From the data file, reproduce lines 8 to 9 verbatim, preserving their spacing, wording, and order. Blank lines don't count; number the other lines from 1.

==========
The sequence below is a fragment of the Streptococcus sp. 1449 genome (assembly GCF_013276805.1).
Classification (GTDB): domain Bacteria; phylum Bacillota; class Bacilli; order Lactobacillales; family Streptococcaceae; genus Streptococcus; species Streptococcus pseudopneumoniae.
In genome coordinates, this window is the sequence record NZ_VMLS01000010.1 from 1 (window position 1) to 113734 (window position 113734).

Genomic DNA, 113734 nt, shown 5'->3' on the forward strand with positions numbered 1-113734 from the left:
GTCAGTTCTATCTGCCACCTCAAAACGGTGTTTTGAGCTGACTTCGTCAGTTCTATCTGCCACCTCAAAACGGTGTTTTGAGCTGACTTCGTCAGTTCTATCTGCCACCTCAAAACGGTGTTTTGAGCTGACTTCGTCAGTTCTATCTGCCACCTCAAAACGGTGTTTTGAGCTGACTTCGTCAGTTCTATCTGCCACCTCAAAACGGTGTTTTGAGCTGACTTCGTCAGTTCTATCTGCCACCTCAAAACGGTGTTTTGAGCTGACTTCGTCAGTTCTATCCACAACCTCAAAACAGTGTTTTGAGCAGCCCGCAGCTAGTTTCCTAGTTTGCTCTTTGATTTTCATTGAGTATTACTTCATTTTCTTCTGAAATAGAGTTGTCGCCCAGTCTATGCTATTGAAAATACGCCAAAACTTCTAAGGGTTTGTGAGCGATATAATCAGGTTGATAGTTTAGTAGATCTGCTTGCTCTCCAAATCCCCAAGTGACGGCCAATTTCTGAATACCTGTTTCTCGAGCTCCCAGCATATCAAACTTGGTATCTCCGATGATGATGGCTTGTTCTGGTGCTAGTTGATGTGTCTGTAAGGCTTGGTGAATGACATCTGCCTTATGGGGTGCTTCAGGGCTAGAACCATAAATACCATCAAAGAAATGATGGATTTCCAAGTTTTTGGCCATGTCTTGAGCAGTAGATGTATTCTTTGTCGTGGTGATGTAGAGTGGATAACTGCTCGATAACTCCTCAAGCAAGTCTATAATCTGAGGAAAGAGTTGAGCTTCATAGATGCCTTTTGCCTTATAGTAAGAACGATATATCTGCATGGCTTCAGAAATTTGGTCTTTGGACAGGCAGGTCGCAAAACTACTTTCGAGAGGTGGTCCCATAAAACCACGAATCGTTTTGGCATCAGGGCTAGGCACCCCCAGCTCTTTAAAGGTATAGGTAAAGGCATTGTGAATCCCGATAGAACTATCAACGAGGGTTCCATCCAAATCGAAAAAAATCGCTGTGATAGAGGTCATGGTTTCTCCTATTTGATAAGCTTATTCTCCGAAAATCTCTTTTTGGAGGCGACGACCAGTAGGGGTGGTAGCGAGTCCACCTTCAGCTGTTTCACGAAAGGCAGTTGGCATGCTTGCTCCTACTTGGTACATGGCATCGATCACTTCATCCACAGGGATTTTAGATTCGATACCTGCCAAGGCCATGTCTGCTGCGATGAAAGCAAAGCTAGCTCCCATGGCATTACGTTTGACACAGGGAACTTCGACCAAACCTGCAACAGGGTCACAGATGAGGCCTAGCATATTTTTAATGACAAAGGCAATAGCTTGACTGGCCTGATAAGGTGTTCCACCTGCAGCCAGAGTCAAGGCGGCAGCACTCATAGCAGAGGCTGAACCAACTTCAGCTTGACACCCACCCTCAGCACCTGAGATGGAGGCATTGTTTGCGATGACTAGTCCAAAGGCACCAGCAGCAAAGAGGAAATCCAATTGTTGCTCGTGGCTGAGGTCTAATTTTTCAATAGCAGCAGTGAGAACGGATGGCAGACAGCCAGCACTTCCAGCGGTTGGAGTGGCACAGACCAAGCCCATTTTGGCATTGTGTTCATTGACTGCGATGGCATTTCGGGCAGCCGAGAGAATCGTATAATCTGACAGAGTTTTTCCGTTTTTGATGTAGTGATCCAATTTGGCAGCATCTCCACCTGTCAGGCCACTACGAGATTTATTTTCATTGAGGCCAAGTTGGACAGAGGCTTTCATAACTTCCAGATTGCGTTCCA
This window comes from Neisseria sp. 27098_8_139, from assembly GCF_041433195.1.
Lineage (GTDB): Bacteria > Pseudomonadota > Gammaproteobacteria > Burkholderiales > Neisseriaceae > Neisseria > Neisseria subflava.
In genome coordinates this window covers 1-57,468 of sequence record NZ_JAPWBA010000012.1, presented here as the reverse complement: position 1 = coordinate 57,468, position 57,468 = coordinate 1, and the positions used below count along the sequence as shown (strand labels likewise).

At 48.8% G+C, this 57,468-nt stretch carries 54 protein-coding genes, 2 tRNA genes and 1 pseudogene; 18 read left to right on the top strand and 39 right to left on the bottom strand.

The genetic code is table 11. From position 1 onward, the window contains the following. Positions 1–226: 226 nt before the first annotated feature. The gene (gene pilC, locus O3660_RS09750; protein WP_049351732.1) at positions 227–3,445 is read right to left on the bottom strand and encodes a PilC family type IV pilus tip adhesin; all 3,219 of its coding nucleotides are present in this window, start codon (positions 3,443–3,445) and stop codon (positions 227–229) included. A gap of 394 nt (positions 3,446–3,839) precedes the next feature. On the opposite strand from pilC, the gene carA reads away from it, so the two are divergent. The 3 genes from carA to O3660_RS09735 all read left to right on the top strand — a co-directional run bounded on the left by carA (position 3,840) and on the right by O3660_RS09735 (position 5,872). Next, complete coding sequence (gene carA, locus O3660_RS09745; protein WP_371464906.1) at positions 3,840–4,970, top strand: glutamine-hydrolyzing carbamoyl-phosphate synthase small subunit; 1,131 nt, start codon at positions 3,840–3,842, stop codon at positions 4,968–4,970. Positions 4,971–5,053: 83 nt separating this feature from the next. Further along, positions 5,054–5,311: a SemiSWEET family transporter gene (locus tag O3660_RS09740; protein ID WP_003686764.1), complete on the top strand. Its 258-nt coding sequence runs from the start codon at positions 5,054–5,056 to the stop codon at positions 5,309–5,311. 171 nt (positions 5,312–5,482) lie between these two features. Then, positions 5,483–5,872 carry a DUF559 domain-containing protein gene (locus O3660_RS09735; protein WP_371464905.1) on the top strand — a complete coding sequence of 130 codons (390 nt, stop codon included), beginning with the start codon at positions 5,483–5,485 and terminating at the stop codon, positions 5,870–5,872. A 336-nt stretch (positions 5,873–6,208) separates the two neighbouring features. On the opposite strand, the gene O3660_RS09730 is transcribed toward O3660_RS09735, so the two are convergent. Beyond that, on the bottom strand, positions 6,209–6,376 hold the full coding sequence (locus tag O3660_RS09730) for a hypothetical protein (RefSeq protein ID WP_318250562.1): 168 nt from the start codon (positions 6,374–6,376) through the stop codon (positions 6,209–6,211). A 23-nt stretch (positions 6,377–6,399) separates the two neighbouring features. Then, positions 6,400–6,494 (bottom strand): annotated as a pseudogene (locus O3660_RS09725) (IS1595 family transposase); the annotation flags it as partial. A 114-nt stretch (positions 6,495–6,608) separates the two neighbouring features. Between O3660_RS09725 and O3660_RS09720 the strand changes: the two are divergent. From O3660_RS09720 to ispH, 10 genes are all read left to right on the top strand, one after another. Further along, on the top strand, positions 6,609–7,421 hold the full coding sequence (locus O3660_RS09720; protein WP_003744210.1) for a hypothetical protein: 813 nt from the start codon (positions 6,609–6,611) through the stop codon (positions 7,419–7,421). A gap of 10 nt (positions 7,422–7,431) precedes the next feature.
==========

In genome coordinates this window covers 1-57,468 of sequence record NZ_JAPWBA010000012.1, presented here as the reverse complement: position 1 = coordinate 57,468, position 57,468 = coordinate 1, and the positions used below count along the sequence as shown (strand labels likewise).

At 48.8% G+C, this 57,468-nt stretch carries 54 protein-coding genes, 2 tRNA genes and 1 pseudogene; 18 read left to right on the top strand and 39 right to left on the bottom strand.